How to Become a Better Chess Player


Anyone who understands the basic rules of the game can be a casual chess player. But if you are willing to invest the time and effort, and demonstrate the patience and resolve required to develop your skills, playing chess can turn into the most deeply immersive, mentally stimulating and intellectually rewarding enterprise.

If you are keen to start playing, but either don’t know, or are in need of a refresher on, the rules of chess, this may be a good place to start. But if you’re familiar with the rules and eager to upskill yourself, here are a set of pointers that can help set you off in the right direction: 

Beyond the basics

All chess pieces are assigned a certain number of points, based on their potential for attack defense or both. As an overall guideline:

  • Pawns are worth 1 point each.
  • Knights and Bishops are assigned 3 points each.
  • Rooks are worth 5 five points each.
  • The Queen is assigned 9 points.

But these values are relative and may change under different circumstances over the course of a game.

Absorb the key tenets of positional play. Study various alternatives in openings and gambits as well as mid-game and end-game maneuvers. Defend well and sacrifice wisely. A well-conceived sacrifice can give you a definitive edge, while a poorly-planned one can cost you the game.

Find a mentor

Who you choose as a mentor depends entirely on how serious you are about mastering the game. You could start with informal sessions with a friend or family member who is a fairly accomplished player.

But if you’re really serious about improving, you can always opt to enroll for formal chess lessons – whether in a group or in one-on-one sessions – under a professional coach or a team of professional coaches.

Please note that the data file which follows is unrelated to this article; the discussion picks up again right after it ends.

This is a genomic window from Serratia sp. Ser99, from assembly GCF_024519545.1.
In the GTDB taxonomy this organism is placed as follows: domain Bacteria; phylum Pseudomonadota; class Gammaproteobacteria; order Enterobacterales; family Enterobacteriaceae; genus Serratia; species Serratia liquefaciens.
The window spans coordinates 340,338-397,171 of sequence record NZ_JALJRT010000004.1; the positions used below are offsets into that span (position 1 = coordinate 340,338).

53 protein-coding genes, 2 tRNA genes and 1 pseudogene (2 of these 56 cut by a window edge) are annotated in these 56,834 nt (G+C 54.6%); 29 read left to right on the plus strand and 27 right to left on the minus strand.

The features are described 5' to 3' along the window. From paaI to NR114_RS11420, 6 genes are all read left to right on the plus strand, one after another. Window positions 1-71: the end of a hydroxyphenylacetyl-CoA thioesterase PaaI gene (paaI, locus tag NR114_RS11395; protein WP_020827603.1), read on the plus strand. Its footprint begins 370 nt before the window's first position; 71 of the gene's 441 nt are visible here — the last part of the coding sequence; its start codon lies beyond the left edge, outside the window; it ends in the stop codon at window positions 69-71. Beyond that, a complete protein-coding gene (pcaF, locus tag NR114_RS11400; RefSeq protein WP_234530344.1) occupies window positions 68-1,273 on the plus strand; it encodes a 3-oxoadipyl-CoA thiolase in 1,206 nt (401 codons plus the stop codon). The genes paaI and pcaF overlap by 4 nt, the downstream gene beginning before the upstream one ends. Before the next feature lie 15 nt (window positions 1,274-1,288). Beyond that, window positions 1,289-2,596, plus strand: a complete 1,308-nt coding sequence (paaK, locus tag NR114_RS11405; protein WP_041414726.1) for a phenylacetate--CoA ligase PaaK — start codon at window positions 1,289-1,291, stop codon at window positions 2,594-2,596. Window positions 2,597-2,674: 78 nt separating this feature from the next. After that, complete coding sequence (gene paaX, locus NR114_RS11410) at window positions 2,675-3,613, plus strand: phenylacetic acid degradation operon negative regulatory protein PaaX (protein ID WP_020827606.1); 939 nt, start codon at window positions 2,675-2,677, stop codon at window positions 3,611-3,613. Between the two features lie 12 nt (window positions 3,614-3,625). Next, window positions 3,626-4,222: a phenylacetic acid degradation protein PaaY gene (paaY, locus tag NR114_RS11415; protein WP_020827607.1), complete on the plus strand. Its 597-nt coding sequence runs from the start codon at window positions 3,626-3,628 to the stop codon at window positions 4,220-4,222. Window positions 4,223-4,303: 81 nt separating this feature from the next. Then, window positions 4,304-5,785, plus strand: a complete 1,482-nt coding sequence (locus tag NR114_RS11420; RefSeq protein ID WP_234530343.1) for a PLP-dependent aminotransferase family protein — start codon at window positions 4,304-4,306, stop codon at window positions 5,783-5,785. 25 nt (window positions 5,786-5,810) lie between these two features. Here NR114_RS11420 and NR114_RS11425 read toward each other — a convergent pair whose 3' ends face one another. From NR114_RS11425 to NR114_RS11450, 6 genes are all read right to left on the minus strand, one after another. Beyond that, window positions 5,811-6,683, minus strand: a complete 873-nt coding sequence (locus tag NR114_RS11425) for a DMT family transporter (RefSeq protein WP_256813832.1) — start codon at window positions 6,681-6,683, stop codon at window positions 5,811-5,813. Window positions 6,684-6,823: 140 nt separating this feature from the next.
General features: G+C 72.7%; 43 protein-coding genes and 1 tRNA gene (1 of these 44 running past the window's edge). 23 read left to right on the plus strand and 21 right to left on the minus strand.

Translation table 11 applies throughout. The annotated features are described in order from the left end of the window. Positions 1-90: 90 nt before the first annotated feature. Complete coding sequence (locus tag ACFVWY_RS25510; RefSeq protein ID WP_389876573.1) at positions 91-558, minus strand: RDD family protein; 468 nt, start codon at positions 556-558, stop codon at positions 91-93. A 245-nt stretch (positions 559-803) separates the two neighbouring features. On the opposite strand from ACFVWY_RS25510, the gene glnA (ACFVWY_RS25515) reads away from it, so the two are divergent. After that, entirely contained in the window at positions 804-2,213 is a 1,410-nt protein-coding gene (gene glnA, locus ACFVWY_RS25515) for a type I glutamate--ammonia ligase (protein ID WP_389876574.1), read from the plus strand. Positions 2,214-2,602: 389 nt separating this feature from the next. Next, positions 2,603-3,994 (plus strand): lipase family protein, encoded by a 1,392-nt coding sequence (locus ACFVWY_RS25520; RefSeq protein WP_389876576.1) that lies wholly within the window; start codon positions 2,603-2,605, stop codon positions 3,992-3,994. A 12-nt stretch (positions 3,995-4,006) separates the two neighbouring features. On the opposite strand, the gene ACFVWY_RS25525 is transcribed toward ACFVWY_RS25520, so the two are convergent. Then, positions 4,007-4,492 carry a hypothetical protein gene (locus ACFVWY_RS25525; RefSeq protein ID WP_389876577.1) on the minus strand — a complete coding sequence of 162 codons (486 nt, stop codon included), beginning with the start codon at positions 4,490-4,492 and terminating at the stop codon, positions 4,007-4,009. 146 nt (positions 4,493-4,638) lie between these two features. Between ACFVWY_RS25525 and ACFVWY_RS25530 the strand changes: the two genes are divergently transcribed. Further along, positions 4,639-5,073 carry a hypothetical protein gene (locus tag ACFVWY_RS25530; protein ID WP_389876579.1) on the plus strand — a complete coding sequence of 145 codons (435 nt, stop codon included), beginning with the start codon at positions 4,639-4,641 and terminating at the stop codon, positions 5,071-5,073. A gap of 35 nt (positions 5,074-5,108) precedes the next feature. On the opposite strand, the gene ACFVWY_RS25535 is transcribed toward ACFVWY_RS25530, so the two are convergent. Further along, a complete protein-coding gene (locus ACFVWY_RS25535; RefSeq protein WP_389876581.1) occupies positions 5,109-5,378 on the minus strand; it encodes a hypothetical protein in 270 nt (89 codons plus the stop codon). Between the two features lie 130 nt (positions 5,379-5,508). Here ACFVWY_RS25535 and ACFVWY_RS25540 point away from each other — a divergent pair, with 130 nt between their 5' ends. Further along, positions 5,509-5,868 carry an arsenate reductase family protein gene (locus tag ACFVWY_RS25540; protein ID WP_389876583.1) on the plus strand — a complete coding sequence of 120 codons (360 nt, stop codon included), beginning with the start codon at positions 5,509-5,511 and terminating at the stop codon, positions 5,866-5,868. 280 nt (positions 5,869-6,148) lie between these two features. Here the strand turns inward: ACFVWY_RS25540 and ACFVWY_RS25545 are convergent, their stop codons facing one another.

Often, your coach will pair you up with fellow students at a similar or slightly higher skill level to your own, and guide you through various offensive and defensive techniques and strategies during active gameplay. This is perhaps one of the most effective means of improving your game.

Other learning resources

If you can’t access or afford a coach, you can make use of various alternative, freely-available resources such as books, websites and video tutorials that will help you up your game. Here is a list of the best of such resources available to you:


  • Bobby Fischer Teaches Chess by Bobby Fischer, S Margulies, and D Mosenfelder
  • Pandolfini’s Ultimate Guide to Chess by Bruce Pandolfini
  • Logical Chess: Move by Move by Irving Chernev
  • The Amateur’s Mind by Jeremy Silman
  • 1001 Winning Chess Sacrifices and Combinations by Fred Reinfeld
  • How to Choose a Chess Move by Andrew Soltis
  • My System by Aron Nimzowitsch
  • Think Like a Grandmaster by Alexander Kotov
  • Chess Fundamentals by Jose Raul Capablanca.
  • Basic Chess Endings by Reuben Fine


Online video tutorials:

Gain practical experience

While your coach or the resources you use may arm you with tips, tricks tactics, and strategies to sharpen your game, it is up to you to find the opportunities to implement and practice all that you’ve learnt. You may do so at the recreation room at your school or workplace. Or you could join your local chess club.

There are also several online platforms to test yourself against real or virtual players across various levels, worldwide. Some of these include:

Get in as much playing experience as you can under your belt, face multiple players across different skill levels and varying styles of play. Notice patterns in your game that help you to win or cause you to lose. Experiment with different openings, gambits, counters, combinations and sacrifices.

This will help you better understand your strengths and weaknesses, explore different playing styles, and understand the style you need to adopt against specific styles.

Enter tournaments

Enter tournaments at your school, your workplace, or your local chess club or online. Most online chess playing platforms conduct regular tournaments for players across all skill levels. Don’t bother about scores and ratings.

Focus on getting used to playing under tournament conditions, and absorbing the pressure associated with it. 

Study your favorite grandmaster 

Learn everything there is to know about their signature openings and gambits, their positional play, and their mid-game and end-game moves, tactics and strategies. Study their style and their techniques. Use them whenever you play, practice them, master them, and find ways to counter them.

In conclusion

The pointers provided above are neither definitive nor comprehensive, for there are literally infinite means you can deploy to improve your chess. We believe, however, that we have covered the most salient ones.